Winnie the Witch

Last week marked 25 years since the publication of Winnie the Witch.  The hapless character has been entertaining young children since 1987, putting her on her second generation of readers.

Winnie was created by Australian writer Valerie Thomas and illustrator Korky Paul.  The latter was born in Zimbabwe and studied in Cape Town before coming to Europe in the seventies.  He now lives in Oxford although spends a lot of time in Greece.  With such a multinational background it is hardly surprising that Winnie the Witch has been translated into ten different languages and enjoys international success.

There are now seventeen Winnie picture books, as well as some longer chapter books for older readers, but it is the original that has the most enduring charm.

Winnie lives in a completely black house.  The walls are black, the carpets are black – even the bath and the bed are black.  This wouldn’t be a problem but for Winnie’s cat, Wilbur, who is also black.  Provided Wilbur sits somewhere with his green eyes open, Winnie can see him.  But the moment he closes his eyes and goes to sleep, he is practically invisible.  Poor Winnie is constantly sitting on him and tripping over him, until one day in desperation she grabs her magic wand and turns him green.  Now she can see him!  Or at least she can until he goes outside in the grass, when he disappears completely….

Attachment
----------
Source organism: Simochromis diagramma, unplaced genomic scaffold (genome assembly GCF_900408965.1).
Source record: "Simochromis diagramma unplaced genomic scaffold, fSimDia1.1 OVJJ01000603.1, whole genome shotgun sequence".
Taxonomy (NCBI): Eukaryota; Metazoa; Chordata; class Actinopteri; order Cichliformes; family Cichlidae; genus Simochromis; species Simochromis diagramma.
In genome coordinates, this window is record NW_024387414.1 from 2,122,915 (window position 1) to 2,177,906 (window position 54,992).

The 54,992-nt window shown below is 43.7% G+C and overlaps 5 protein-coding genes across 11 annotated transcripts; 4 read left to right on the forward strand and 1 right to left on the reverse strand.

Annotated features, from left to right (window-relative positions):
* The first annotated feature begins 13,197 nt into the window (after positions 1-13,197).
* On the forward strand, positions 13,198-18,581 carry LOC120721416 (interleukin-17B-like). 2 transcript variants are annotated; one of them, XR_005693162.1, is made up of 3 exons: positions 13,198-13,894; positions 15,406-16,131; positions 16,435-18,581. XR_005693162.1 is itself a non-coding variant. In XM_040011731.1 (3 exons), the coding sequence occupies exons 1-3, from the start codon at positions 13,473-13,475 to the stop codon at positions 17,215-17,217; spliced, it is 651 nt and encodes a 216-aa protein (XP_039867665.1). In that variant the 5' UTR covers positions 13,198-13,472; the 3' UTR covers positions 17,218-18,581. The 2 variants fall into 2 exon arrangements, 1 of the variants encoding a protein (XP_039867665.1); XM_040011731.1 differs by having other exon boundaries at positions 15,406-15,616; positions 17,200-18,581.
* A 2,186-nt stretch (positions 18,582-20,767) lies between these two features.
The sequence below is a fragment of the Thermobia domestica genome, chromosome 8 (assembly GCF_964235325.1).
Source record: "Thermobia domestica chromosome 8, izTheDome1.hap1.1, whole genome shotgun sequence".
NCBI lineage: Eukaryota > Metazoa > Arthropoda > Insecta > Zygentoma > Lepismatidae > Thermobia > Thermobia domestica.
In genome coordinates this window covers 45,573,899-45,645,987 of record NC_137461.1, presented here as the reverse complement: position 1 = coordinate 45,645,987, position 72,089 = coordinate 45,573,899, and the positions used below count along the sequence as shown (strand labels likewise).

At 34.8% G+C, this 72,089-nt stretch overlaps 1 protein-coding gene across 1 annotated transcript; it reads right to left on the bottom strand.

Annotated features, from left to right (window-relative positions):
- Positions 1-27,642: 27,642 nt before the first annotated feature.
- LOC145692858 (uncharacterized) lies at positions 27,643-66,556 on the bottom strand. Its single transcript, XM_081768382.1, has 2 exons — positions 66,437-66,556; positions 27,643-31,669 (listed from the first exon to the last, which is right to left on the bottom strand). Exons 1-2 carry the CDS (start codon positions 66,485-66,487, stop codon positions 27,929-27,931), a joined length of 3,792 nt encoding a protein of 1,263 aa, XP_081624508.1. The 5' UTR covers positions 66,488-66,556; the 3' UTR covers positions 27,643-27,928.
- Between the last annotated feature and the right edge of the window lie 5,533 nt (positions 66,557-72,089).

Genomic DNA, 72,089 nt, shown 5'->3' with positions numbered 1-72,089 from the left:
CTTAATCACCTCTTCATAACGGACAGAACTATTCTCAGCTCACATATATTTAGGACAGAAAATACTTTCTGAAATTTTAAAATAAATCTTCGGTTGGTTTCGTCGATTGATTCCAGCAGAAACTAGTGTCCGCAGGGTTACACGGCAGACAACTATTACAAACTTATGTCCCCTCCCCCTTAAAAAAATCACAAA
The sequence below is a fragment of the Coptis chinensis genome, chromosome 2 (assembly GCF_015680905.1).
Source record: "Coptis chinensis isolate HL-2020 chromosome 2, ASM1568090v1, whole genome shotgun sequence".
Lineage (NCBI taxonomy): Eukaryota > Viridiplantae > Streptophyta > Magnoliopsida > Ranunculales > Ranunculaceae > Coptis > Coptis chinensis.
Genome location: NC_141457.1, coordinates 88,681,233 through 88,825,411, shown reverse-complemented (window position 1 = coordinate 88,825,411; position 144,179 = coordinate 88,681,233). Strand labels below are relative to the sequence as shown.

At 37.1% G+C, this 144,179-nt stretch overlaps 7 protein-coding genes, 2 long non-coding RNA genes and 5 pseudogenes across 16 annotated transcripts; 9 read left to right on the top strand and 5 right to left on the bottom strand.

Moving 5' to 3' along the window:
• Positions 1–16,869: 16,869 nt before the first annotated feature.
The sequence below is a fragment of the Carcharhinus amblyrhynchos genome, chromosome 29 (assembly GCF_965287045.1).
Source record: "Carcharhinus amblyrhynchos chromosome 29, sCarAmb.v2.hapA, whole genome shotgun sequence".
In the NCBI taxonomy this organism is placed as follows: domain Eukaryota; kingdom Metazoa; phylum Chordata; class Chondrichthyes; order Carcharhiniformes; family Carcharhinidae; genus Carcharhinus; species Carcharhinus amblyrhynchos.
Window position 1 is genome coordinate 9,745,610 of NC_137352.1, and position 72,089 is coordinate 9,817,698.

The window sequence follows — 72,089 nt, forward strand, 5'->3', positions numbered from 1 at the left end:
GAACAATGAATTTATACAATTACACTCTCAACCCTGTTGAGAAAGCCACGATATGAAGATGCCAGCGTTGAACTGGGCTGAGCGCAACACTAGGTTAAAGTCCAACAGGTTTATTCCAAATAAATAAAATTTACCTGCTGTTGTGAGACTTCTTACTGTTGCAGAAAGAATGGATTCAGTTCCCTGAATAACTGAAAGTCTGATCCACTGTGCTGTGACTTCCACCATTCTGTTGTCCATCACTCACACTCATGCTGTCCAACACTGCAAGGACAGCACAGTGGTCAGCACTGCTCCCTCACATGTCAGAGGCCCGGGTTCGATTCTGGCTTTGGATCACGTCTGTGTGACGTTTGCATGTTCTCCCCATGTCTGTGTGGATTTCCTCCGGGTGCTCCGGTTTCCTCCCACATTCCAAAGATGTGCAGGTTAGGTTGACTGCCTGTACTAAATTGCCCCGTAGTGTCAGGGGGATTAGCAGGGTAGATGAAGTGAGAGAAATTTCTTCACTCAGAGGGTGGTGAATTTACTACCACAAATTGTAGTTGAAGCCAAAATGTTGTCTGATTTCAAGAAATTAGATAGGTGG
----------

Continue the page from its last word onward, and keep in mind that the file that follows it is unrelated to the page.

It is a clever and funny premise, and Winnie’s efforts to solve her problem are of course unsuccessful.  In fact, she upsets Wilbur so much that he retreats to the top of a tree and refuses to come down.  Forced to come up with a better solution Winnie eventually hits on a real brainwave, an answer that fixes everything and brings the two friends back together again.

Korky Paul (whose real name is actually Hamish Vigne Christie Paul – I can’t be the only one who’s always wanted to know that!) has created a loveably unattractive character in Winnie, with her red nose, scruffy hair and bent hat.  The detail in each drawing does not detract from the impact of the whole picture and the scribbled, hurried style (reminiscent of Quentin Blake) is highly evocative.  The text is also well-written, full of repetition, patterning and simple, fluent sentences.  The occasionally awkward moments imitate the colloquialisms of oral storytelling and the way in which children speak to one another.

When Wilbur sat on a chair with his eyes open, Winnie could see him.  She could see his eyes, anyway. 

But when Wilbur closed his eyes and went to sleep, Winnie couldn’t see him at all.  So she sat on him.

When Wilbur sat on the carpet with his eyes open, Winnie could see him.  She could see his eyes, anyway.

But when Wilbur closed his eyes and went to sleep, Winnie couldn’t see him at all.  So she tripped over him.”

This is a classic with lasting appeal and a genuinely funny storyline.

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